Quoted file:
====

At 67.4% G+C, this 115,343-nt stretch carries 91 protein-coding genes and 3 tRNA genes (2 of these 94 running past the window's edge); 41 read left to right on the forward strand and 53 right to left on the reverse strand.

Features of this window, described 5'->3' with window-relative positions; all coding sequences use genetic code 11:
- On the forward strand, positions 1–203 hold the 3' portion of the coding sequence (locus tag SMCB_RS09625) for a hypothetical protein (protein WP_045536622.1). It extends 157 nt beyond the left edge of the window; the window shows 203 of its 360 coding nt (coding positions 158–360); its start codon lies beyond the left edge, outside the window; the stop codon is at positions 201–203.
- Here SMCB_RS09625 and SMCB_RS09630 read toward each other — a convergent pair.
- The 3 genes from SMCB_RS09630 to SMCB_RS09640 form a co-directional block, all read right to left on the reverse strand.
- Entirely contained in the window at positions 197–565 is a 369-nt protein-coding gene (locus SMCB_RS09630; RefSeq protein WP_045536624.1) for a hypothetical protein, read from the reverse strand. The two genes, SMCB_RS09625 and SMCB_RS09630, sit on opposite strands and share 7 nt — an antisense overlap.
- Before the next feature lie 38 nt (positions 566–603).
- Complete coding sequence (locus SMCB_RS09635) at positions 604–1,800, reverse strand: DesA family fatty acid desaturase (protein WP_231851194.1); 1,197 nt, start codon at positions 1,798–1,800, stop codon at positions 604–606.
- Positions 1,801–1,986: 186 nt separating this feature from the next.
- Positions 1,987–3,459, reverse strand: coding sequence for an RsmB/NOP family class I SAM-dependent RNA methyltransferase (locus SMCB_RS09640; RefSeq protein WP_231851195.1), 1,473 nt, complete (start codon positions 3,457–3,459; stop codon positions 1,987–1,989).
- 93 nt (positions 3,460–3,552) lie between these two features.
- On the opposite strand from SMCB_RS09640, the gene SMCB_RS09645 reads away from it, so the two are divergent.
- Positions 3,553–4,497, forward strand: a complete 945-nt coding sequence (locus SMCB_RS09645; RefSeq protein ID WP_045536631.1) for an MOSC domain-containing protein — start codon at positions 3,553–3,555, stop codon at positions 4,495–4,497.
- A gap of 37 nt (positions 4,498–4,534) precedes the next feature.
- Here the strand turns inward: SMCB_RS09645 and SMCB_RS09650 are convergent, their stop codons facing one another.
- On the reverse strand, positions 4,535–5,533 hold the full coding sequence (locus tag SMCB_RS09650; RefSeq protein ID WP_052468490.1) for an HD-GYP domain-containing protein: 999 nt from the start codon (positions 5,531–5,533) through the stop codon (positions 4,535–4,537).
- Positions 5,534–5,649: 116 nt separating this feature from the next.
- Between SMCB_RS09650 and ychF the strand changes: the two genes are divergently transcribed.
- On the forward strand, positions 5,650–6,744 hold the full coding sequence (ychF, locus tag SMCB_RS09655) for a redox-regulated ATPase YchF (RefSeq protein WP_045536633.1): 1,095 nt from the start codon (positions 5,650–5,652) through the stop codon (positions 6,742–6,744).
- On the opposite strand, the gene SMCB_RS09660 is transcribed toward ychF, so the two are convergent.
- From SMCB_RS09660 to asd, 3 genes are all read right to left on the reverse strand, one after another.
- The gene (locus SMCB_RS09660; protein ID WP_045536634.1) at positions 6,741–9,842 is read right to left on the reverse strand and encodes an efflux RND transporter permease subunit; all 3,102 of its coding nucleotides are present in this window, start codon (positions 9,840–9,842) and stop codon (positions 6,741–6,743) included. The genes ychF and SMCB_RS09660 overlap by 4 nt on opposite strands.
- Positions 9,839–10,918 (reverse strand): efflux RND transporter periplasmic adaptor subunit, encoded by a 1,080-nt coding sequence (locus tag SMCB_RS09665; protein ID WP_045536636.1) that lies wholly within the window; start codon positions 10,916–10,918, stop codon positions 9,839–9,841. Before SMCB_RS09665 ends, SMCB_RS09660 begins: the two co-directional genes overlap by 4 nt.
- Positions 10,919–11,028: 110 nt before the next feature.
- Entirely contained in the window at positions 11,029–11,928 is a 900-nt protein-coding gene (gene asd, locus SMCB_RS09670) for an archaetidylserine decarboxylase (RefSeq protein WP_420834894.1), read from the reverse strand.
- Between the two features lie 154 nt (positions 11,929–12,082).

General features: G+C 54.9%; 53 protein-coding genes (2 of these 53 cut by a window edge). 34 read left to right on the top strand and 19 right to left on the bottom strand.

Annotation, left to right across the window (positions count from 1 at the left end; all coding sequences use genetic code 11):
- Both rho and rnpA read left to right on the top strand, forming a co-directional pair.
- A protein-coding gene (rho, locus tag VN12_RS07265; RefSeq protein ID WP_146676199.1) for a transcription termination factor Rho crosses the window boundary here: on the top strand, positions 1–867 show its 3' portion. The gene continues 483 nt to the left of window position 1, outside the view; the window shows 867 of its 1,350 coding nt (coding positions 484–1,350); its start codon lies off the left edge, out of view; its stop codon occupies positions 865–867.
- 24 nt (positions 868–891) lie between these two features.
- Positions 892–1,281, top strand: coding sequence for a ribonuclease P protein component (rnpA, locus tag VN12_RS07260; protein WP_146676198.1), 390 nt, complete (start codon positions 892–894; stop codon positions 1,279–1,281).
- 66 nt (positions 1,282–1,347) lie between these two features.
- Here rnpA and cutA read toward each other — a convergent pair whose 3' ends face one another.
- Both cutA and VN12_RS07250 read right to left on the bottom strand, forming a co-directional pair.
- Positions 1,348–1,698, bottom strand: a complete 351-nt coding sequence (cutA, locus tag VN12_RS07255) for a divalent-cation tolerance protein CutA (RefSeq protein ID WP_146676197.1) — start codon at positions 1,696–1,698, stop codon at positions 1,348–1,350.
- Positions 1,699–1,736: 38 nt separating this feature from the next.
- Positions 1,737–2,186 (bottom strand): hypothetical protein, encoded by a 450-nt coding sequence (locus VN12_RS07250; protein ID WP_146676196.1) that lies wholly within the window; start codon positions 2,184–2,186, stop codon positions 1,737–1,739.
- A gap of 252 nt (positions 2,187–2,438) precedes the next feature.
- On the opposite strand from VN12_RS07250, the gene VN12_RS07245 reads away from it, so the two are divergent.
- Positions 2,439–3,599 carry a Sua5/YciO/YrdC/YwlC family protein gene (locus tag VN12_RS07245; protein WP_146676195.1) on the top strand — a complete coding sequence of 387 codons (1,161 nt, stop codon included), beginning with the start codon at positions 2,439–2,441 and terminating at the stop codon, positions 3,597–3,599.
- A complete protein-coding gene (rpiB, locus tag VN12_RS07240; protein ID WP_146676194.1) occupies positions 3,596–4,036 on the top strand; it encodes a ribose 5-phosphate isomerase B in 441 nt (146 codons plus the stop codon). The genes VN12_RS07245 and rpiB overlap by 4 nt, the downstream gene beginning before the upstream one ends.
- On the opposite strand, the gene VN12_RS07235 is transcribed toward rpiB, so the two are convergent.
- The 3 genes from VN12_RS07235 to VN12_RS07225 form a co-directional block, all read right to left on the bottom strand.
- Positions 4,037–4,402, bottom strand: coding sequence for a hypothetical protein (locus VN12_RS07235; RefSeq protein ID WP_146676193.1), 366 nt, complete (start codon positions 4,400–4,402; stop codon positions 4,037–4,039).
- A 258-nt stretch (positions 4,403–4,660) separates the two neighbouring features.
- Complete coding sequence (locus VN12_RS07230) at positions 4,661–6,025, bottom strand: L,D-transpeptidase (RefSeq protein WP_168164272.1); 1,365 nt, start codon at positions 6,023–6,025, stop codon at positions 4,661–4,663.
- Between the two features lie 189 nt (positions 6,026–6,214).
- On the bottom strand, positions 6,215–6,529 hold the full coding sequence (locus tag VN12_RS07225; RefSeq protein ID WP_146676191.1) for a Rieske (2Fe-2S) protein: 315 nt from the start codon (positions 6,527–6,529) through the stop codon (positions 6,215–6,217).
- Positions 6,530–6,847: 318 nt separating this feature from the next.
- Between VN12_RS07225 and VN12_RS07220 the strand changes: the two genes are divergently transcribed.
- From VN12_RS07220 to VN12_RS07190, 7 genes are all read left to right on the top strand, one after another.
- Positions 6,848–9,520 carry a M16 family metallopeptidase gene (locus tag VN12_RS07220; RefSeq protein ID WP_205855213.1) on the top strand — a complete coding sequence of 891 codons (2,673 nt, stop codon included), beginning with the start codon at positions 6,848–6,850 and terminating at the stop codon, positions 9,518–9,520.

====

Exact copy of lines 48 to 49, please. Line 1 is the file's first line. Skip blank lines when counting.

- Between the two features lie 189 nt (positions 6,026–6,214).
- On the bottom strand, positions 6,215–6,529 hold the full coding sequence (locus tag VN12_RS07225; RefSeq protein ID WP_146676191.1) for a Rieske (2Fe-2S) protein: 315 nt from the start codon (positions 6,527–6,529) through the stop codon (positions 6,215–6,217).